A few months back, I was on a line up, with a few other comedians, all of which had significant TV credits to their name. One had been on The Royal Variety and another had been on 'Live at the Apollo'. All of them, brilliant comedians - In fact, people I would look up to and learn from.
It just so happened that at this gig, due to travel arrangements of each comedian, that I ended up headlining. I sat through the other comics performance, stressing ever so slightly at how I was going to 'top' it. The laughs had been big and fast coming the whole night.
Thankfully I had a very good set. In fact, it was perhaps one of my strongest gigs to date, but the real joy of this gig, actually came via a facebook post I was tagged in on the way home. (My mate, Oli, was driving!)
Throughout my show, at various points, I have the audience up on their feet, hands on their cheeks, shouting 'Oh My Days' at the top of their voices. Some audiences take to it, others not so much - but...
Accountability is often perceived as a threatening, uncomfortable and unfriendly word. The thought of it might cause feelings of stress, fear and discomfort.
These negative feelings stem from the accountability narrative that says 'if the task isn't done, you are in trouble'.
However, I want to change the context and narrative of how we understand accountability.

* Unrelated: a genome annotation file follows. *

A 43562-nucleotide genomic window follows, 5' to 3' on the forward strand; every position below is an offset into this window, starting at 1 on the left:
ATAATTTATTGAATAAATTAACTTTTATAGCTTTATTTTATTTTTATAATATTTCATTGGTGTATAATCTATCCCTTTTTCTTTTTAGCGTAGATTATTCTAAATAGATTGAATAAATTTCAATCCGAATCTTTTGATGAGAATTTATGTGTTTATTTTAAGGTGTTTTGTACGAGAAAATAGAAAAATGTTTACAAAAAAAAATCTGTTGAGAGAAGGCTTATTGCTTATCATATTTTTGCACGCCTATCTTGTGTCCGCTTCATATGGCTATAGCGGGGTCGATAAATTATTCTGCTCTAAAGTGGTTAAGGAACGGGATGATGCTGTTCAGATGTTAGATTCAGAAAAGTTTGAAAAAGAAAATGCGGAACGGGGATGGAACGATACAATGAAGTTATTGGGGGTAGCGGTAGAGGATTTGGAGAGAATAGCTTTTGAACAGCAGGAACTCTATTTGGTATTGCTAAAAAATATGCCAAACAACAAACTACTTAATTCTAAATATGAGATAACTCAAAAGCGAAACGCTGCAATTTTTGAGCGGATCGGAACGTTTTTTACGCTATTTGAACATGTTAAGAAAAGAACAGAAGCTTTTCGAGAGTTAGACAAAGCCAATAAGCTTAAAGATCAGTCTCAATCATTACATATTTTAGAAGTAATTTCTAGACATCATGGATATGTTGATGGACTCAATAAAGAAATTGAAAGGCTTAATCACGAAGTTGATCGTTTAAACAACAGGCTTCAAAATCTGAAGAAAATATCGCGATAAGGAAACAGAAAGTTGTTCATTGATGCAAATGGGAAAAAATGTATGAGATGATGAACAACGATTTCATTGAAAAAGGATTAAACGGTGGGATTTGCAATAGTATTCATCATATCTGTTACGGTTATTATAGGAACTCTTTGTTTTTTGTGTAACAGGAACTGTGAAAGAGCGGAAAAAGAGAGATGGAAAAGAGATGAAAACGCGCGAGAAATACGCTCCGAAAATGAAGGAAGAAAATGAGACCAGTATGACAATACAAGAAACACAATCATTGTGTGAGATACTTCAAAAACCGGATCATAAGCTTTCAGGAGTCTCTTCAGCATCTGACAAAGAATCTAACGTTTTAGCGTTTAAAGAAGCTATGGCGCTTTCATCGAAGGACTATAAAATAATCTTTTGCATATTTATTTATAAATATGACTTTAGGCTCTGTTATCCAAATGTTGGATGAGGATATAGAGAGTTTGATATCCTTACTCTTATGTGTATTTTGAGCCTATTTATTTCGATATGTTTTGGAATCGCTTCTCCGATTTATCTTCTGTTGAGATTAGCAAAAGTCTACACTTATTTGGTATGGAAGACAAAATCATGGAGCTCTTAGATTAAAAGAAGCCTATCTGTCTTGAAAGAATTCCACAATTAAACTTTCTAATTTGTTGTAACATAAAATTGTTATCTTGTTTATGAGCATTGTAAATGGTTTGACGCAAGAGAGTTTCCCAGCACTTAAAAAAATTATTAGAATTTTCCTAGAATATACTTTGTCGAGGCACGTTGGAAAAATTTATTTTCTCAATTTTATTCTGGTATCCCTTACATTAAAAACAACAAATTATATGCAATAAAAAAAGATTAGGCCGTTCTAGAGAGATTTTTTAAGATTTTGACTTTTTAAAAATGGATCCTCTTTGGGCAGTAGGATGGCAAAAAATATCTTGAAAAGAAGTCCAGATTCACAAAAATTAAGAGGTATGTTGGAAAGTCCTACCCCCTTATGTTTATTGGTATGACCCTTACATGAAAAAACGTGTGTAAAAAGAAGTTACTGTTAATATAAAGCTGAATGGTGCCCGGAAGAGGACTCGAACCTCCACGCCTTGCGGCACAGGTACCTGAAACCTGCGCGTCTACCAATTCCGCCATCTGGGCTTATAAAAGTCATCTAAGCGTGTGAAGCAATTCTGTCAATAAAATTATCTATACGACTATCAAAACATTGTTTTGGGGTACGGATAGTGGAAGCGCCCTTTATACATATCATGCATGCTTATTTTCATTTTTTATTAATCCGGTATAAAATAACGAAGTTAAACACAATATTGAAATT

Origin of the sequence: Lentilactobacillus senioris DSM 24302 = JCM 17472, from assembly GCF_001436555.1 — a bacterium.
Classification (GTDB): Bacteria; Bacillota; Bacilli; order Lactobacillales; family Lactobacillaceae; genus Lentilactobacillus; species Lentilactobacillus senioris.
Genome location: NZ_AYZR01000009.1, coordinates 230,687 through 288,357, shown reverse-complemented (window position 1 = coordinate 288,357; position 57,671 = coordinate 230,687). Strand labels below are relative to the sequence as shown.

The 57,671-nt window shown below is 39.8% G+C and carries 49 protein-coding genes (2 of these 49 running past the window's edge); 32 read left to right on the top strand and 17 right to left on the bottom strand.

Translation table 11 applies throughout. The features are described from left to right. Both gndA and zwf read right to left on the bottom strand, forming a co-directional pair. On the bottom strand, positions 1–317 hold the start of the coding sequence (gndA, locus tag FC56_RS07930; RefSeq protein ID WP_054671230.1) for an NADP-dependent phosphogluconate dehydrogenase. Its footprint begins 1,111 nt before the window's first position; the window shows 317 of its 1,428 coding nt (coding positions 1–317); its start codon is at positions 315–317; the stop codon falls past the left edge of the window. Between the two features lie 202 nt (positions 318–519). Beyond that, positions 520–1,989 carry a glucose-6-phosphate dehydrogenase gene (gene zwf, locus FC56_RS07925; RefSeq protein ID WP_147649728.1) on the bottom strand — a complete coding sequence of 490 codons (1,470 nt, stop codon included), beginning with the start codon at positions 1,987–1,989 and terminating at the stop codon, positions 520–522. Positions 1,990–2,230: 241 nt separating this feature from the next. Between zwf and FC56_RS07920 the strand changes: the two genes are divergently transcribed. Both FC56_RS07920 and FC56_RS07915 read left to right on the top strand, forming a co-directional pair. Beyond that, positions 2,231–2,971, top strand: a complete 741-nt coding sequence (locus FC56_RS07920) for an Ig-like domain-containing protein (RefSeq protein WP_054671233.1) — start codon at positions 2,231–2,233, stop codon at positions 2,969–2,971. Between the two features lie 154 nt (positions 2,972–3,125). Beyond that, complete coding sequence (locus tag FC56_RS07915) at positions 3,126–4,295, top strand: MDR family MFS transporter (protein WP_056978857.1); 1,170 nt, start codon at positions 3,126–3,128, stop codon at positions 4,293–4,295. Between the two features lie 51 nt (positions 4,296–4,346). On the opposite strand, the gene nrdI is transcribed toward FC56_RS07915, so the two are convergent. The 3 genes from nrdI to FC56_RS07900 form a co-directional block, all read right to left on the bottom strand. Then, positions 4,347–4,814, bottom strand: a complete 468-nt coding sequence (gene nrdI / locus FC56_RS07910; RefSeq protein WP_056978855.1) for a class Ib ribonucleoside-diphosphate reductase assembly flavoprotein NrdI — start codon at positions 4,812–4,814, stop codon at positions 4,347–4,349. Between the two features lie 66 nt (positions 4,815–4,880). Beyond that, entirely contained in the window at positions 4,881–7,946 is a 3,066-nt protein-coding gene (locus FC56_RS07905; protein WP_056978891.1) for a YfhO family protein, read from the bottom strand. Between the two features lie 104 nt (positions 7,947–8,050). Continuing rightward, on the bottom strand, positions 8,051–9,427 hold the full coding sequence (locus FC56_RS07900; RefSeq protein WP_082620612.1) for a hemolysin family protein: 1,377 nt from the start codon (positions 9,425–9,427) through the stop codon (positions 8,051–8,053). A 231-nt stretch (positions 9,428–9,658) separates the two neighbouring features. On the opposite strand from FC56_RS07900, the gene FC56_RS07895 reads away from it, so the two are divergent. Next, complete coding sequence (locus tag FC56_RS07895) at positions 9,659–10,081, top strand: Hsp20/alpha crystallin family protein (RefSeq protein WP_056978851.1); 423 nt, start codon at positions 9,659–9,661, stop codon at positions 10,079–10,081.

I believe accountability can actually be both encouraging and empowering.
Particularly for creatives, entrepreneurs and freelancers, accountability should be seen as an encouragement. Within the People On A Pursuit community, accountability is outworked as an encouragement.
The narrative is less, 'get on with it or there's trouble'
'I believe you've got this....and this could be transformative for you and your project - Go and get what you so deserve!'
One of our members, Darren Quinnell, holds down a full time job whilst pursuing an ambitious creative writing...
People do strange things when standing infront of an audience.
It's quite common and largely comes from how they are feeling in that moment. Perhaps they are nervous, feeling intimidated by the audience, or not completely sure of what they are doing.
In this post, I'm going to outline three bad habits that creep into people's delivery when presenting. You'll likely resonate with at least one of them, either from your experience on stage, or as an audience member.
I remember when I was in school, our production director was brilliant, creative and slightly intimidating as you'd expect from such a role. In my time at the school, I was fortunate to land a few lead roles, but this bad habit of a moving leg, was a big one for me. I'd constantly and unknowingly swing one leg or move around on the spot. It must have been so irritating to watch.
In several rehearsals, I remember the director holding my feet to the stage...
For many, the idea of public speaking fills them with nervousness & fear.
That said, I genuinely believe that everyone is capable of it. I believe that even the most nervous person can develop the skills to manage their nerves and successfully deliver a presentation.
Here are my three tips for developing confidence in your ability to present infront of an audience.
Many people think that having a script - or notes to the side, will make them less nervous. I actually think having notes increases your nerves. (I'll let you have brief bullet points, but not long form notes!)
The fear of stumbling your words, forgetting chunks of content or getting lost mid way through, only adds to the fear of 'looking silly' infront of the audience.
Take the pressure off, internalise what you want to say so that it comes naturally and then go and deliver it without the pressure of a script.